Soccer

Official World Cup 1986 Azteca Soccer Ball

Azteca: México, 1986 The FIFA World Cup Mexico, saw the introduction of the first polyurethane coated ball which was rain-resistant. The first synthetic match ball, with good qualities on hard and wet surfaces.   The above picture was provided by Sebastiano Calì from Italy. Thanks! The above “red letter” ball picture was provided by Jacques Barralon The above “black …

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Official World Cup 1982 Tango Espana Soccer Ball

Adidas introduced a new ball which had rubber inlaid over the seams to prevent water from seeping through. The first ball with water-resistant qualities. General wear from kicking however meant the rubber began to wear after a short time and needed to be replaced during the game. The last genuine leather world cup ball.   The above picture was …

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Official World Cup Tango 1978 Soccer Ball

Soccer ball design experienced another revolution in 1978 with the introduction of the Adidas Tango. Adidas had created what would become a ‘football design classic’. Twenty panels with ‘triads’ created the impression of 12 identical circles. For the following five FIFA World Cup tournaments, the Match Ball design was based on this design. Tango featured …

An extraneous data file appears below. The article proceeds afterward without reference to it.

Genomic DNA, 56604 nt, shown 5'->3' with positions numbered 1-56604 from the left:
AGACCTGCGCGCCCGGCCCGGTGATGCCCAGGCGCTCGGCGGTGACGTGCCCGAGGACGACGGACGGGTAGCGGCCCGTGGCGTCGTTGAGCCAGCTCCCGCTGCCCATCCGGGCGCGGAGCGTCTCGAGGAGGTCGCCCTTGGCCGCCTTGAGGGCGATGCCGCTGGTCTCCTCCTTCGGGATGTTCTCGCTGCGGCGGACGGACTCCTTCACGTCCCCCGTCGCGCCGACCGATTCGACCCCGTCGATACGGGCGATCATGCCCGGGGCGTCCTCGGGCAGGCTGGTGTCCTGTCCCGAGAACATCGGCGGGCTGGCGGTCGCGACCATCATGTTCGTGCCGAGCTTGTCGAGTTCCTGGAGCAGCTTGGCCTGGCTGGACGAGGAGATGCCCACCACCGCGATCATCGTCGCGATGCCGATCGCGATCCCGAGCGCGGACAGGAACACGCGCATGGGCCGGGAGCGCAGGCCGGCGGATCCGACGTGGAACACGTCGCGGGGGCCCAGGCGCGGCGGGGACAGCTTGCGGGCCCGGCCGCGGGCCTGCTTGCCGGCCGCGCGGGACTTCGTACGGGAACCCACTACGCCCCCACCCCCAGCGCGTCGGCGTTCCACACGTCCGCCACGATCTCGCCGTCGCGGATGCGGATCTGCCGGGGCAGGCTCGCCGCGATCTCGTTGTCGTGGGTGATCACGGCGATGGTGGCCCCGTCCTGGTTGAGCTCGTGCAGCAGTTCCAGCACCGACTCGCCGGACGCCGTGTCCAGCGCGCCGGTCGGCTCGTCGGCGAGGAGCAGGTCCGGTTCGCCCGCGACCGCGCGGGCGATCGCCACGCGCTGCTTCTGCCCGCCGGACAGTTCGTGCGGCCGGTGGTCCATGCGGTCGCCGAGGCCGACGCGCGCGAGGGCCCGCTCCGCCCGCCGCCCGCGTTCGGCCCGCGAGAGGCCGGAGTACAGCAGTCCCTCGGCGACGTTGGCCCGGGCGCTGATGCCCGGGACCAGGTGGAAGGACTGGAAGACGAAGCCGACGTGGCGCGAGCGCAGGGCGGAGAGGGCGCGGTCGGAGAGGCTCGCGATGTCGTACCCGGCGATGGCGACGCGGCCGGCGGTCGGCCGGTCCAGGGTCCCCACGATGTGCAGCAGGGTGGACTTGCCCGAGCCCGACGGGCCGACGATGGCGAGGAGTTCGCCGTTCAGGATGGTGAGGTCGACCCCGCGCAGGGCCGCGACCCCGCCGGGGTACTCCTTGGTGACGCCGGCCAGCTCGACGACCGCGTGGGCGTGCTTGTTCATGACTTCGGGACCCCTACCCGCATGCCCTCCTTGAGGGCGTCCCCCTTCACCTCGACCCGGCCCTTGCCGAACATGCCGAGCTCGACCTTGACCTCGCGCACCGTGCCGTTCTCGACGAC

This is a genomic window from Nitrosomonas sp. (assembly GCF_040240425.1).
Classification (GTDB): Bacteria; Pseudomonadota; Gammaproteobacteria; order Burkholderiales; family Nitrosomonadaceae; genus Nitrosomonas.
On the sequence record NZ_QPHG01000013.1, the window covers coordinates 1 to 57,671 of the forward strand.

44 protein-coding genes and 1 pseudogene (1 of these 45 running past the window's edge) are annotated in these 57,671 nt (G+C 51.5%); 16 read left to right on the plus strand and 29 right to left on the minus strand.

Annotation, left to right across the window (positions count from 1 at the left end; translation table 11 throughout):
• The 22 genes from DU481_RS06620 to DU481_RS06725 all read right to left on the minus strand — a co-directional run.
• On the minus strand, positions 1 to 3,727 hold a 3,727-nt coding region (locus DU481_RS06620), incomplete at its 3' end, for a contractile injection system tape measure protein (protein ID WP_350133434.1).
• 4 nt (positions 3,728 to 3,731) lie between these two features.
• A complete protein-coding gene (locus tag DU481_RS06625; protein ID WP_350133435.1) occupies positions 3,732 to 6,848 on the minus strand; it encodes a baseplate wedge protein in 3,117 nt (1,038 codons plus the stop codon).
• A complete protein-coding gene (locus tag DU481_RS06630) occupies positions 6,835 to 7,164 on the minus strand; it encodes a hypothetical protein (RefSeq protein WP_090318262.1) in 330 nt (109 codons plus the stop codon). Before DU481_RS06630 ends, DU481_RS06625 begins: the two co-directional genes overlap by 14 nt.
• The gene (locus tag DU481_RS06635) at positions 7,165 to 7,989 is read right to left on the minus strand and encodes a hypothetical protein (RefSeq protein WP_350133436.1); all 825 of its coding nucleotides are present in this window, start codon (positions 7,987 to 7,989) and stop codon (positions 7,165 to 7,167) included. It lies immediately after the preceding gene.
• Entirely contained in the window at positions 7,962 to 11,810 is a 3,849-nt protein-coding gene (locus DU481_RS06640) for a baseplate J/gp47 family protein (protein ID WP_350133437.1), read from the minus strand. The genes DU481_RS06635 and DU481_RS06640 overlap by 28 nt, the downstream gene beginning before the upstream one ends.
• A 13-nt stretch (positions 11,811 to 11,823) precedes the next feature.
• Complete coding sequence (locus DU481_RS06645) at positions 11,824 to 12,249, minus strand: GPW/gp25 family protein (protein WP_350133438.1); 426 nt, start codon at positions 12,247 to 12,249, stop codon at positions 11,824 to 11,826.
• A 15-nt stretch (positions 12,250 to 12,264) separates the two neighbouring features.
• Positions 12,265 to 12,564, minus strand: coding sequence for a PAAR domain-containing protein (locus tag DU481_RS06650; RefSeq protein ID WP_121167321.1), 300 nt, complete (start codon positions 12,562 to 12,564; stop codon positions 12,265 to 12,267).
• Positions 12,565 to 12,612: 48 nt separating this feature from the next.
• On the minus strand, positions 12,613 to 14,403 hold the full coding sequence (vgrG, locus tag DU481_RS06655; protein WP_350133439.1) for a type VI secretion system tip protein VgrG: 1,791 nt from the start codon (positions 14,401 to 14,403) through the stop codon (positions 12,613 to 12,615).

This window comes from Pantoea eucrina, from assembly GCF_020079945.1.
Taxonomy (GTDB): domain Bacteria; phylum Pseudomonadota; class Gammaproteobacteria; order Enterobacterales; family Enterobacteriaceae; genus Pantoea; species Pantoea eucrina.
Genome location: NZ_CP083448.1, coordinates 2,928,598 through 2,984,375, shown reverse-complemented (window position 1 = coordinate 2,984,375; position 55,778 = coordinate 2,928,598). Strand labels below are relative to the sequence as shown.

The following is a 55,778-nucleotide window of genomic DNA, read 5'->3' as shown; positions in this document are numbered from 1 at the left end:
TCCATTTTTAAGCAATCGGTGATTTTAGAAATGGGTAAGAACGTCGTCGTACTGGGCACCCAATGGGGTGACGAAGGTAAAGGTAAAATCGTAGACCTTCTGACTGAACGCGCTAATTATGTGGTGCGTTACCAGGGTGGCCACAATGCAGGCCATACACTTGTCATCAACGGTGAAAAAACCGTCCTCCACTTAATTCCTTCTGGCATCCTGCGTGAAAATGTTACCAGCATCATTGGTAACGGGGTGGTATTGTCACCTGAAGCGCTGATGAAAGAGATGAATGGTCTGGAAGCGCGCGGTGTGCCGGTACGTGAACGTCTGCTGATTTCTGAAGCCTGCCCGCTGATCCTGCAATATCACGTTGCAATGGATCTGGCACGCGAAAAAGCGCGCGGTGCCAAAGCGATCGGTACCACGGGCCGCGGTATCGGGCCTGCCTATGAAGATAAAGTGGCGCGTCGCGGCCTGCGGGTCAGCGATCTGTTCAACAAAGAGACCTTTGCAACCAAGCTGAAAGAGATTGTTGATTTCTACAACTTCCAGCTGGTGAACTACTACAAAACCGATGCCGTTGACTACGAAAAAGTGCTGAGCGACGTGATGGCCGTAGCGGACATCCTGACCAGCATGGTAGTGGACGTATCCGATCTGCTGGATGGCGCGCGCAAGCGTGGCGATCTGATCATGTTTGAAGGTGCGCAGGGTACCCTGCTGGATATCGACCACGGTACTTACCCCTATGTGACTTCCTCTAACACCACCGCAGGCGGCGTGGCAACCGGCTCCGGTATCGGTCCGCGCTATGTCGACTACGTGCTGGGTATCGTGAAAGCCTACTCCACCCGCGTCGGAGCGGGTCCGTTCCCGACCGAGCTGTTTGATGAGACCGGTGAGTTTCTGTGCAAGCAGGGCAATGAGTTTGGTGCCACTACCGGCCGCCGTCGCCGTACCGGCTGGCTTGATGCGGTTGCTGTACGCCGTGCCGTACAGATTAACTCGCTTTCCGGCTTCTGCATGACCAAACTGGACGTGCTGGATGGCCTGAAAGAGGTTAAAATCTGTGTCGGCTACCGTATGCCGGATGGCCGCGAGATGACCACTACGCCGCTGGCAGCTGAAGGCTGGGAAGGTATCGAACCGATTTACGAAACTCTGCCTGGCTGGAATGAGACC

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Drag vs Speed

The variation of drag force with ball speed. At high speeds, the drag force falls, which means that the ball does not slow down as much as expected. First published in Physics World magazine, June 1998 pp25–27.  https://physicsworld.com/a/the-physics-of-football/

Soccer Turbulent Air & Drag

When the airflow over a ball is turbulent, the boundary layer sticks to the ball almost until the air has completely passed over the ball. This produces late separation and a small drag. First published in Physics World magazine, June 1998 pp25–27.  https://physicsworld.com/a/the-physics-of-football/

Ball Drag

The drag coefficient of a ball plotted against Reynold’s number – a non-dimensional parameter that takes into account both the velocity and diameter of the ball. The drag coefficient drops suddenly when the airflow at the surface of the sphere changes from laminar to turbulent. The position of the discontinuity depends on the roughness of …

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Spinning Ball

A bird’s-eye view of a football spinning about an axis perpendicular to the flow of air across it. The air travels faster relative to the center of the ball where the periphery of the ball is moving in the same direction as the airflow (left). This reduces the pressure, according to Bernoulli’s principle. The pressure …

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